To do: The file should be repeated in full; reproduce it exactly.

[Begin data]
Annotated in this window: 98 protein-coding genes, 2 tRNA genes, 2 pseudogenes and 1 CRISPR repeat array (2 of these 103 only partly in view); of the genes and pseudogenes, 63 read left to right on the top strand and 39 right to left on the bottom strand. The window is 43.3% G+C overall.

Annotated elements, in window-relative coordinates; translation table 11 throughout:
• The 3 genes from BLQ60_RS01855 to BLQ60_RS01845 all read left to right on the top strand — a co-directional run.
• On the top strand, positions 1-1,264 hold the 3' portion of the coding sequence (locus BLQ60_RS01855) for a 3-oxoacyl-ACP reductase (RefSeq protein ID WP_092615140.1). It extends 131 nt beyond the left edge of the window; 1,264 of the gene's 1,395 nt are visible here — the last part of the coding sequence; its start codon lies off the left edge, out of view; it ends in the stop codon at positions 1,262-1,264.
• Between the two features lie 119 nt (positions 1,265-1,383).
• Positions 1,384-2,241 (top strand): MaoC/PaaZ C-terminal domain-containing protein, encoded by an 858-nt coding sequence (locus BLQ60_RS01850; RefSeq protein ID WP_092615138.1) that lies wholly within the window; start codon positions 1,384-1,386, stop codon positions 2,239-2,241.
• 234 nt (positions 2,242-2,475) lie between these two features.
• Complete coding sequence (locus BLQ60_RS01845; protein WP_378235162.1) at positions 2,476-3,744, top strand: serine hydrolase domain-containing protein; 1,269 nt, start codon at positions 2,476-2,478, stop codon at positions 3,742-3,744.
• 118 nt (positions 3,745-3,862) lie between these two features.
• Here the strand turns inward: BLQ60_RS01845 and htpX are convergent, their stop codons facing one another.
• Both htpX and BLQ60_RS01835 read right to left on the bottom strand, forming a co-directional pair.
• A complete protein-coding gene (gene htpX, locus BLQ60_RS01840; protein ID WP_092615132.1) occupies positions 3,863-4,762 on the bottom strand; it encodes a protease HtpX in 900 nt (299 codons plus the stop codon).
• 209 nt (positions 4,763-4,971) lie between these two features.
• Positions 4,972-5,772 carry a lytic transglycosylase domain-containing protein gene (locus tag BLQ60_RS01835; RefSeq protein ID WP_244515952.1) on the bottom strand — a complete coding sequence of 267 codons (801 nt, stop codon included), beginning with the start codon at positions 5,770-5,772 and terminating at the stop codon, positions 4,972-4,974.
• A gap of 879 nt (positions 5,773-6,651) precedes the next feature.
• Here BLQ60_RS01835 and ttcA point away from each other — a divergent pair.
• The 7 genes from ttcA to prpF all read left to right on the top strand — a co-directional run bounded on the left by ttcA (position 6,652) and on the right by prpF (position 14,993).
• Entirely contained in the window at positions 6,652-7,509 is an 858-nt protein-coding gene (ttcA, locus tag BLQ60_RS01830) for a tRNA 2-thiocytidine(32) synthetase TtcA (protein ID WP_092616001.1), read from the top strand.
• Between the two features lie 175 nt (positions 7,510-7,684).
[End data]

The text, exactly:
Annotated in this window: 98 protein-coding genes, 2 tRNA genes, 2 pseudogenes and 1 CRISPR repeat array (2 of these 103 only partly in view); of the genes and pseudogenes, 63 read left to right on the top strand and 39 right to left on the bottom strand. The window is 43.3% G+C overall.

Annotated elements, in window-relative coordinates; translation table 11 throughout:
• The 3 genes from BLQ60_RS01855 to BLQ60_RS01845 all read left to right on the top strand — a co-directional run.
• On the top strand, positions 1-1,264 hold the 3' portion of the coding sequence (locus BLQ60_RS01855) for a 3-oxoacyl-ACP reductase (RefSeq protein ID WP_092615140.1). It extends 131 nt beyond the left edge of the window; 1,264 of the gene's 1,395 nt are visible here — the last part of the coding sequence; its start codon lies off the left edge, out of view; it ends in the stop codon at positions 1,262-1,264.
• Between the two features lie 119 nt (positions 1,265-1,383).
• Positions 1,384-2,241 (top strand): MaoC/PaaZ C-terminal domain-containing protein, encoded by an 858-nt coding sequence (locus BLQ60_RS01850; RefSeq protein ID WP_092615138.1) that lies wholly within the window; start codon positions 1,384-1,386, stop codon positions 2,239-2,241.
• 234 nt (positions 2,242-2,475) lie between these two features.
• Complete coding sequence (locus BLQ60_RS01845; protein WP_378235162.1) at positions 2,476-3,744, top strand: serine hydrolase domain-containing protein; 1,269 nt, start codon at positions 2,476-2,478, stop codon at positions 3,742-3,744.
• 118 nt (positions 3,745-3,862) lie between these two features.
• Here the strand turns inward: BLQ60_RS01845 and htpX are convergent, their stop codons facing one another.
• Both htpX and BLQ60_RS01835 read right to left on the bottom strand, forming a co-directional pair.
• A complete protein-coding gene (gene htpX, locus BLQ60_RS01840; protein ID WP_092615132.1) occupies positions 3,863-4,762 on the bottom strand; it encodes a protease HtpX in 900 nt (299 codons plus the stop codon).
• 209 nt (positions 4,763-4,971) lie between these two features.
• Positions 4,972-5,772 carry a lytic transglycosylase domain-containing protein gene (locus tag BLQ60_RS01835; RefSeq protein ID WP_244515952.1) on the bottom strand — a complete coding sequence of 267 codons (801 nt, stop codon included), beginning with the start codon at positions 5,770-5,772 and terminating at the stop codon, positions 4,972-4,974.
• A gap of 879 nt (positions 5,773-6,651) precedes the next feature.
• Here BLQ60_RS01835 and ttcA point away from each other — a divergent pair.
• The 7 genes from ttcA to prpF all read left to right on the top strand — a co-directional run bounded on the left by ttcA (position 6,652) and on the right by prpF (position 14,993).
• Entirely contained in the window at positions 6,652-7,509 is an 858-nt protein-coding gene (ttcA, locus tag BLQ60_RS01830) for a tRNA 2-thiocytidine(32) synthetase TtcA (protein ID WP_092616001.1), read from the top strand.
• Between the two features lie 175 nt (positions 7,510-7,684).